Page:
Most of my “active-retirement” fun-time is spent in designing “JUNQUE” for 3D printing. That’s not being very active physically, but it is a good mental challenge.
I highlight the term “designing” because the actual printing process is really not where I have much creative and active control. The computers are automatically in charge of the hardware, once I initiate the print program.
My duty becomes to watch and make sure all has started properly. I can “tweak” a few settings, but mostly my involvement after that is little more as a machine and process monitor. Often, I go get a good nights sleep.
I can claim I made the finished object. As in saying, “Look at what I just made!” But I know it was the automation of the printer that actually did the tangible making.
This is no different than many other creative activities. Such as baking cookies. The oven is much like the 3D printer. Put in the raw materials (part of the design process) and the oven converts the goo to a finished edible cookie!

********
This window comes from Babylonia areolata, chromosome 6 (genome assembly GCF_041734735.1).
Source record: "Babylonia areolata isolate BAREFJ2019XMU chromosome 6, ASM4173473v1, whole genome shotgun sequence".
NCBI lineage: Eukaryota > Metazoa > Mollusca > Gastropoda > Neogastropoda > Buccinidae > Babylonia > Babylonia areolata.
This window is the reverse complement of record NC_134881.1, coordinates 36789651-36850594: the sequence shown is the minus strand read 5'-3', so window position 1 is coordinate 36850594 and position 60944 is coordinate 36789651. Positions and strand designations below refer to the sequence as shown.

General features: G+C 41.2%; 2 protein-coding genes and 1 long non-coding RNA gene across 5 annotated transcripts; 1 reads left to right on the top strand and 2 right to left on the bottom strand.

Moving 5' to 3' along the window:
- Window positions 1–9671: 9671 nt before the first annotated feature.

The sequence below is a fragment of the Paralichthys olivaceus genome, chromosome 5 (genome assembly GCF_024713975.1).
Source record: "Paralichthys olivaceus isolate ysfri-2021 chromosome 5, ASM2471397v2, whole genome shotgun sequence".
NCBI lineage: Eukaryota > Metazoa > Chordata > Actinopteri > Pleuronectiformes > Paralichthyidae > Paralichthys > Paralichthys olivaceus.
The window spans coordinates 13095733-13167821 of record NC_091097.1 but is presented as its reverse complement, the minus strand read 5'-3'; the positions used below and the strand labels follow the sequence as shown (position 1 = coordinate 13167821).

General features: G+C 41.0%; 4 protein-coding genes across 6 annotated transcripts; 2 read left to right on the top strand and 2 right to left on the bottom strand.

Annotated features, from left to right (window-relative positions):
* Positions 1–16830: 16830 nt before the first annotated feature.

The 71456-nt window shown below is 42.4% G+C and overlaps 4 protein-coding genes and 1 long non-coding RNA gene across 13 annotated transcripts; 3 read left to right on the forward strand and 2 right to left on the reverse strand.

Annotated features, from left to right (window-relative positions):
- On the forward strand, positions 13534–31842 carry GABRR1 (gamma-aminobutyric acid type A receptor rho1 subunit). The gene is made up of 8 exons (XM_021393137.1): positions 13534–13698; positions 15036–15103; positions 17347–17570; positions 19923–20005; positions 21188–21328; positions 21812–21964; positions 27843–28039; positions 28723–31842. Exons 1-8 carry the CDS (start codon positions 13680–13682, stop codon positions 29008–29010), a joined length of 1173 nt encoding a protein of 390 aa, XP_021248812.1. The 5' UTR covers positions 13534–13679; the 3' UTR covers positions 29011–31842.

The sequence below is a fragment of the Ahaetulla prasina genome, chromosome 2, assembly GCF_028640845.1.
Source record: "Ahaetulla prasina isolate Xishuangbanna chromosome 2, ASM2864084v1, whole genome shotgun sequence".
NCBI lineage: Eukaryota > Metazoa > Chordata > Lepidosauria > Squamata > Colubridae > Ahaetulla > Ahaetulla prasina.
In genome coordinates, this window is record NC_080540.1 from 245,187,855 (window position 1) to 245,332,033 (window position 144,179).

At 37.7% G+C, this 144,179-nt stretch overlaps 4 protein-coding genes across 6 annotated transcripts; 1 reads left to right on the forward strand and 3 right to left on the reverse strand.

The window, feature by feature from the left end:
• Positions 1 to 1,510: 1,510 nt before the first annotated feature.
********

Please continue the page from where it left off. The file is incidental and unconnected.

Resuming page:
OK. Now I understand. I did make that plastic part, because I was involved in the total process. I took a concept (idea) and turned it into a tangible item. I programed the 3D printer to do work I can not physically do myself. Like heating cookie dough to 350 degrees for 15 minutes. There is an automatic temperature and time control on the oven for that part of the cookie making process. The 3D printer is a bit more complex, but is just an automated tool in the total creative process.
Ah-ha! My “big picture” activity is not a “machine operator”. My hobby is NOT just 3D Printing. Same as a pastry chef is not just an “oven operator”.
What I do is tangible three dimensional design and creation. I have another blog that covers that concept. I call it the Dimensional Art Studio. This covers all my 3D art “bases”.
I don’t produce much (if any) two dimensional 3D art. That’s a flat drawing, because of drawn perspective, looks three dimensional. I draw like that but I don’t usually produce finished display art. Maybe later… Ha!
I know schools are not really teaching 3D Printing. They teach 3D design that is then produced with 3D printing. The difference is between doing a specific job (print machine operator) or, creating a career as a dimensional design engineer. By the way, a hobby is like a career one is willing to become involved with, for fun without pay…
Some careers start as a hobby, and become full careers. The secret in all careers, is to not loose the fun.